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Scandinavian Journal of Pain

Official Journal of the Scandinavian Association for the Study of Pain

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Does validation and alliance during the multimodal investigation affect patients’ acceptance of chronic pain? An experimental single case study

Mikael Svanberg
  • Corresponding author
  • Psychosomatic Medicine Clinic, Region of Västmanland, Karlsgatan 17 A, Västerås 722 14, Sweden
  • Email
  • Other articles by this author:
  • De Gruyter OnlineGoogle Scholar
/ Ann-Christin Johansson / Katja Boersma
  • Center for Health and Medical Psychology, Department of Law, Psychology and Social Work, Örebro University, Örebro, Sweden
  • Other articles by this author:
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Published Online: 2018-10-30 | DOI: https://doi.org/10.1515/sjpain-2018-0051


Background and aims

Among chronic pain patients who are referred to participation in a multimodal rehabilitation program (MMRP), pain catastrophizing and dysfunctional pain coping is common. In many cases it may have driven the patient to a range of unsuccessful searches for biomedical explanations and pain relief. Often these efforts have left patients feeling disappointed, hopeless and misunderstood. The MMRP process can be preceded by a multimodal investigation (MMI) where an important effort is to validate the patient to create a good alliance and begin a process of change towards acceptance of the pain. However, whether the MMI has such therapeutic effect is unclear. Using a repeated single case experimental design, the purpose of this study was to investigate the therapeutic effect of MMI by studying changes in patients’ experience of validation, alliance, acceptance of pain, coping, catastrophizing, and depression before and during the MMI process.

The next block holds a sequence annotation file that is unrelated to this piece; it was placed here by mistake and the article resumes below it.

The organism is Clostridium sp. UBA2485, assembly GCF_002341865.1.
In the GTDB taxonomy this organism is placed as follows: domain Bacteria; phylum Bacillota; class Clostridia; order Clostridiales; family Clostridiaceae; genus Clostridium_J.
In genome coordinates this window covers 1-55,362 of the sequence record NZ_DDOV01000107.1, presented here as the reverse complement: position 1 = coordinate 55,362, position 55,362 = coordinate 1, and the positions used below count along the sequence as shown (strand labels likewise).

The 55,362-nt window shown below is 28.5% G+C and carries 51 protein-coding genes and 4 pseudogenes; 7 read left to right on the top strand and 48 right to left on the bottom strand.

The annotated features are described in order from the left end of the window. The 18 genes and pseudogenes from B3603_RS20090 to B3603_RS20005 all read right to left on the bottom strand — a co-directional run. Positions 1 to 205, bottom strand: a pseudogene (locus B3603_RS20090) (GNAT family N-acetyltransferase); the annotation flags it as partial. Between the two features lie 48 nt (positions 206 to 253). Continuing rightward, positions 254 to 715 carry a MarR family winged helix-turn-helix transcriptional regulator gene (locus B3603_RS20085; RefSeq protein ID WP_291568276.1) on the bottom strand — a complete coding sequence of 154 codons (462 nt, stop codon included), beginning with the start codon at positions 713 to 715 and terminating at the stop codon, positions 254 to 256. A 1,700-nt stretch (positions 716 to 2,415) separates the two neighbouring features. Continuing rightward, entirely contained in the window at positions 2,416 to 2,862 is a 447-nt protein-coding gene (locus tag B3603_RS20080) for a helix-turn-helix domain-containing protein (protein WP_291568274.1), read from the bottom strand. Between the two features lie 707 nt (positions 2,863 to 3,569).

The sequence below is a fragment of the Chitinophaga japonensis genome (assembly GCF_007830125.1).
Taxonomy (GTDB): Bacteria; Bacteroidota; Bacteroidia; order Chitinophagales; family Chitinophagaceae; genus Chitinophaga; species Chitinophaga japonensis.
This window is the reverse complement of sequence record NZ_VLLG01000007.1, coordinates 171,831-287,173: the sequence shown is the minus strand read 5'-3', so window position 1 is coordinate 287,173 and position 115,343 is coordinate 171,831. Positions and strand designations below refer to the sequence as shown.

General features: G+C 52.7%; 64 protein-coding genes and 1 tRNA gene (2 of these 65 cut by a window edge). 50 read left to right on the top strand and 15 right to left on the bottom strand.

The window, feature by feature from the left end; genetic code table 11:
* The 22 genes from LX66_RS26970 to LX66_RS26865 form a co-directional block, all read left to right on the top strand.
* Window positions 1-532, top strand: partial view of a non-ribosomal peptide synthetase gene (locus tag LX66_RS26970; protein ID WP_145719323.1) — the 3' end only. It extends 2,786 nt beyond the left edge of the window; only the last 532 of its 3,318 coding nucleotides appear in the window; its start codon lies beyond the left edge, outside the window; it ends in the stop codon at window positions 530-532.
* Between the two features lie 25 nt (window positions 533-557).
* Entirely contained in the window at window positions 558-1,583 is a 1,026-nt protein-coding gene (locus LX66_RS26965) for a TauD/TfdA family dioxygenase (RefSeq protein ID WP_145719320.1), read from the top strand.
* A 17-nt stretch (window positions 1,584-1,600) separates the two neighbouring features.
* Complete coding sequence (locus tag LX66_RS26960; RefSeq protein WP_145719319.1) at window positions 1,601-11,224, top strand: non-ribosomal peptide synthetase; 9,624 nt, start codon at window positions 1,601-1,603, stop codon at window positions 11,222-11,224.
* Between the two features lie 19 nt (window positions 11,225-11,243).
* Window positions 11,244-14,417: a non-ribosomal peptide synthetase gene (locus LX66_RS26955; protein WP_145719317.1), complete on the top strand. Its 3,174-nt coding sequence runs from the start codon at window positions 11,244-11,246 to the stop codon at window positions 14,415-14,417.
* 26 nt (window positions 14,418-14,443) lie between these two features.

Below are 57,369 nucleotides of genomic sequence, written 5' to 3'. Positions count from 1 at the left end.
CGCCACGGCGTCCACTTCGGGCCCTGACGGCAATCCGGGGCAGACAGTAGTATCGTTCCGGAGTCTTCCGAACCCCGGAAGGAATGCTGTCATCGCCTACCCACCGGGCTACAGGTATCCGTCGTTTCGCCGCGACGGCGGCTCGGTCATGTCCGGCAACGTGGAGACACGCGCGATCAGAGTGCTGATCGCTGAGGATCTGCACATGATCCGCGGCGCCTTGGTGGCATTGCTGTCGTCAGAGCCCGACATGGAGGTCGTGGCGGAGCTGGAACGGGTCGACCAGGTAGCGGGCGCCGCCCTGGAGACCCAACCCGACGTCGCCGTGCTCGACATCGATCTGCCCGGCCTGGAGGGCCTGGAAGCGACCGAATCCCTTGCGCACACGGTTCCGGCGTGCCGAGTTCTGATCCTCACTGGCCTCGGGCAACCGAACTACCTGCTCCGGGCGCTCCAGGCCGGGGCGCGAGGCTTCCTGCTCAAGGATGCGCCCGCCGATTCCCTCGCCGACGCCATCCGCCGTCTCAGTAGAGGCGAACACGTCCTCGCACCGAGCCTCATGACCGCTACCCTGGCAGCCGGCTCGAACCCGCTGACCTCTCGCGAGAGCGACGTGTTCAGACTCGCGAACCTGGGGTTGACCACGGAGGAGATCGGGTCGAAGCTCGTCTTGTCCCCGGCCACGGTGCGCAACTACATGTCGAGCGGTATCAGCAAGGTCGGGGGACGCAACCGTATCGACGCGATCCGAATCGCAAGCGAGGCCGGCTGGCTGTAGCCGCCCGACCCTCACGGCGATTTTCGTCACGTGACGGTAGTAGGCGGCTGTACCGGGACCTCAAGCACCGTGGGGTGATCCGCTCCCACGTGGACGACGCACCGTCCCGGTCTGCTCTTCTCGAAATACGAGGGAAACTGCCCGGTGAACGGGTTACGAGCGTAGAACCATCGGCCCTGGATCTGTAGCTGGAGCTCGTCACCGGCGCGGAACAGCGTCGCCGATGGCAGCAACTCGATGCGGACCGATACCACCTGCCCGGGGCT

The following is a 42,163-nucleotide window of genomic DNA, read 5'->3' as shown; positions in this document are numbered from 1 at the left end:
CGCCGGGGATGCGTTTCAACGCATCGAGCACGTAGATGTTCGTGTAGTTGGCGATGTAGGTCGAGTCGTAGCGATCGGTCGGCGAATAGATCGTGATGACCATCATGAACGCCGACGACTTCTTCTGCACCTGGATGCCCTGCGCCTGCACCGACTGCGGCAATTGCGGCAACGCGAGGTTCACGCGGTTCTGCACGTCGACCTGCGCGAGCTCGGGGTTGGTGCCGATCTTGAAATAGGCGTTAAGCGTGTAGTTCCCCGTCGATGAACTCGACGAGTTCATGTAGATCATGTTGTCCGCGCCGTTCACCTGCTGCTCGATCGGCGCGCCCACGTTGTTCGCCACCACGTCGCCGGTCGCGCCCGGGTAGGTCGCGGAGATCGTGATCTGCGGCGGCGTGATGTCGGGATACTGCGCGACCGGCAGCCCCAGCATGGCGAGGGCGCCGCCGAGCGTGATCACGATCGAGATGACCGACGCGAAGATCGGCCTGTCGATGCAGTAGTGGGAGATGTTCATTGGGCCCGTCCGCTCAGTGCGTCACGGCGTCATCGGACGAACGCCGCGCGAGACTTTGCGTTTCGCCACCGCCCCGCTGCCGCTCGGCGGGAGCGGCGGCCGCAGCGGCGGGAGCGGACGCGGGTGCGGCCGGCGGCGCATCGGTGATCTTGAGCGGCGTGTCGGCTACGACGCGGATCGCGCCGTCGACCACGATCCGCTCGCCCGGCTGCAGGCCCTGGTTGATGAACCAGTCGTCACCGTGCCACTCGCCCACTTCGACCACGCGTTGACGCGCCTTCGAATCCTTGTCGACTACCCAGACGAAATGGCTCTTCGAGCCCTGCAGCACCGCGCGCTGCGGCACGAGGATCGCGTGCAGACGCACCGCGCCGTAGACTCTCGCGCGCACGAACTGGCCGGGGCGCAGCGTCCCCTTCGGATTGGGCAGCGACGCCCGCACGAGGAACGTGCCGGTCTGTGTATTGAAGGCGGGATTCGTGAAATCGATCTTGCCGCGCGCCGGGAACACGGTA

Participants were six chronic pain patients with high levels of pain catastrophizing (>25 on the Pain Catastrophizing Scale) and risk for long term disability (>105 on the Örebro Musculoskeletal Pain Screening Questionnaire) who were subjected to MMI before planned MMRP. For each patient, weekly self-report measures of validation, alliance and acceptance of pain were obtained during a 5–10-weeks baseline, before the MMI started. Subsequently, these measures were also obtained during a 6–8 weeks MMI process in order to enable comparative analyses. Additionally, pain coping, depression and pain catastrophizing were measured using standardized questionnaires before and after the MMI.


Irrespective of experiences of validation and alliance before MMI, all six patients felt validated and experienced a good alliance during MMI. Acceptance of pain improved only in one patient during MMI. None of the patients showed clinically relevant improvement in pain coping, depression or catastrophizing after the MMI.


The patients did not change their acceptance and pain coping strategies despite of good alliance and experience of validation during the MMI process. Even if the design of this study precludes generalization to chronic pain patients in general, the results suggest that MMI may not have a therapeutic effect.

Keywords: chronic pain; rehabilitation; multidisciplinary pain clinic; assessment; pain measurement


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About the article

Received: 2018-03-09

Revised: 2018-08-14

Accepted: 2018-08-17

Published Online: 2018-10-30

Authors’ statements

Research funding: The research was funded by MS’ employer – Region of Västmanland.

Conflict of interest: There are no conflicts of interest.

Informed consent: The participants gave informed consent before participating.

Ethical approval: The study was approved by the Regional Ethical Board in Uppsala (D-nr 2012/305).

Citation Information: Scandinavian Journal of Pain, 20180051, ISSN (Online) 1877-8879, ISSN (Print) 1877-8860, DOI: https://doi.org/10.1515/sjpain-2018-0051.

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